When Lupo bought a new seat for his truck a couple of years ago, it had a shorter track than the original equipment. 

“My knees are bent more because I’m closer to the dash,” he said. 

“You don’t get as much track travel; I don’t get to the back of the cab like we used to. This thing was in the back of my mind, but it never really jumped up till the second time I was in the hospital.”

As a result of his sitting position, the circulation in Lupo’s legs was reduced. That led to PAD, which led to other problems like pain, infections in his legs and other symptoms.

“While this was happening, I spent a week in the hospital and a month at home recovering,” he said. “You have to keep your leg up, and all that stuff. And while you’re in the hospital, you get hit 24 hours a day with high-potency antibiotics.”

Mitchell, also known as “Nurse Red” on the Truck.Net forum, agreed that the long periods of being seated could cause trucker’s leg.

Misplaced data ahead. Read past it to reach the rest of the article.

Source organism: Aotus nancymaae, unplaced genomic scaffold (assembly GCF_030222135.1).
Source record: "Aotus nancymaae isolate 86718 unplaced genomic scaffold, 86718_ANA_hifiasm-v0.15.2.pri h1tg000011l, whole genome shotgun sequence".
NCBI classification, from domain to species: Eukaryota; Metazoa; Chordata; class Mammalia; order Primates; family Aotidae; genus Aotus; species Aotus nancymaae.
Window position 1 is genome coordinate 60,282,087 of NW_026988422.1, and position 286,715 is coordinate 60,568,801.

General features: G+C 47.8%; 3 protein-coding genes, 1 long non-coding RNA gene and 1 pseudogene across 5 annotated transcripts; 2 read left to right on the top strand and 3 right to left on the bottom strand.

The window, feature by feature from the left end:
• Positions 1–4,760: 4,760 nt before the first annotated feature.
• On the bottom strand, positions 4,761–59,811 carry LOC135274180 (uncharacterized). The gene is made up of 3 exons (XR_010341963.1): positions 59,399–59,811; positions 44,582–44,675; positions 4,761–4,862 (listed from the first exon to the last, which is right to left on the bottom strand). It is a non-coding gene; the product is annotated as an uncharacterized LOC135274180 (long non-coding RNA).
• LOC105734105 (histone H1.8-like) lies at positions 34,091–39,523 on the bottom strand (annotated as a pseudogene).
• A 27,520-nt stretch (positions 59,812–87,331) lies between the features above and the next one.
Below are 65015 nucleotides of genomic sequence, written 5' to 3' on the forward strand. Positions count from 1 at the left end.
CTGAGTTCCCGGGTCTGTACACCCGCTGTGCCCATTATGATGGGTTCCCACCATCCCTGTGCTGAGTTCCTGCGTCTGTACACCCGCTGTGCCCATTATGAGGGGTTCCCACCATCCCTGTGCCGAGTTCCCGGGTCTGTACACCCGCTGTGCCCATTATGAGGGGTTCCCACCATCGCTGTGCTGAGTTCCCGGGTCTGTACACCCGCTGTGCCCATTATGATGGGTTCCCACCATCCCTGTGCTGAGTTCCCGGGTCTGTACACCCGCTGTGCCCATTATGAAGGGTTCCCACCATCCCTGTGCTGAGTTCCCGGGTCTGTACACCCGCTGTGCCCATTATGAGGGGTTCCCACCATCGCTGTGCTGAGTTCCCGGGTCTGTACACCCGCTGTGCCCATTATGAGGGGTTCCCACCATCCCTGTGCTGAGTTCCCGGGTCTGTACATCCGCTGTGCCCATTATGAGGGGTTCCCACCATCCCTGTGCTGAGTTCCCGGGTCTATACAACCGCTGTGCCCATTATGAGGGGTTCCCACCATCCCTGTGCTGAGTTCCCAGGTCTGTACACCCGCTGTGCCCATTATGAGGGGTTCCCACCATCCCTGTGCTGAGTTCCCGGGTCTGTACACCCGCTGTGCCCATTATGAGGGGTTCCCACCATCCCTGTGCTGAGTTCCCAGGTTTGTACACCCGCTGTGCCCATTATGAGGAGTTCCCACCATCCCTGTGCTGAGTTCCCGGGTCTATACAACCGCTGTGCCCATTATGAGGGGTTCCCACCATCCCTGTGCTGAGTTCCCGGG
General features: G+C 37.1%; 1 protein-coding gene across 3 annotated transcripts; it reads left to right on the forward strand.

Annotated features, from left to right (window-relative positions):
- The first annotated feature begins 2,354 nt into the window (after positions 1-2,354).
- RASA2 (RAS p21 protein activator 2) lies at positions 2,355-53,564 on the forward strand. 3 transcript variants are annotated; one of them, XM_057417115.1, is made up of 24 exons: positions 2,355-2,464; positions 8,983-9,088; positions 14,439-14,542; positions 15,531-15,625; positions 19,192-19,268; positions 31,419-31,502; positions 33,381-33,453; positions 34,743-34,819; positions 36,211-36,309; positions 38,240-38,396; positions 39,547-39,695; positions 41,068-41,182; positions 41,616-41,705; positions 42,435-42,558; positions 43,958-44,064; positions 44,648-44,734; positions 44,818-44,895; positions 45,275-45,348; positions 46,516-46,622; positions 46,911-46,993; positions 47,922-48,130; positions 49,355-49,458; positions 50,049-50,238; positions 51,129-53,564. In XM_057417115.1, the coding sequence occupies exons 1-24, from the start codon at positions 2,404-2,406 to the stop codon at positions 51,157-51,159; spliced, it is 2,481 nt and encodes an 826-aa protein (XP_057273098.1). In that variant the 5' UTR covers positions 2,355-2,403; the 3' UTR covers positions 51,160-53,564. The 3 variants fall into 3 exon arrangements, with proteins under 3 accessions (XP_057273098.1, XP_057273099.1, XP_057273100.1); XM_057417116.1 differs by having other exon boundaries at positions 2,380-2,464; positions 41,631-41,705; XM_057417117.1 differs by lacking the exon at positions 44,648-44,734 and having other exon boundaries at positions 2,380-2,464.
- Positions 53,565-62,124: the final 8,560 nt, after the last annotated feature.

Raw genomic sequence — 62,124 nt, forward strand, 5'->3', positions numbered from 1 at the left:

“There’s the bend in the groin area – especially if they’re overweight – that’s going to impede circulation in the femoral artery,” she said. “Then their knee is bent, and there’s another narrowing in arterial and vascular circulation,” which can cause some of the same symptoms.

However, she said it’s not the only factor involved. Being overweight, poor eating habits, poor circulation and heredity can play a part as well.

In part, the problem is gravity, she said, which helps keep the blood and fluids in the lower part of the leg. 

It can also be caused in part by phlebitis, an inflammation of the veins, or an old injury that caused scar tissue in the leg or knee.

Not all truckers will develop the condition, Mitchell said. 

“There are people who spend a great deal of their time in a seated position that don’t develop this disease,” she said. 

“You’re going to find, if you dig pretty deeply into people’s medical history and that sort of thing, that there are other contributing factors that evolve into this problem.”

The Mayo Clinic lists several factors that increase your risk of developing PAD. They include:

  • Being over 50;
  • Smoking;
  • Diabetes;
  • Being overweight;
  • High blood pressure or a family history of it; and
  • High cholesterol or a family history of it.

That profile is similar to the profile of the general population of truckers. The average age of member truckers in a survey by the OOIDA Foundation was 49. Truckers are more likely to smoke than the general population, and are more likely to be overweight.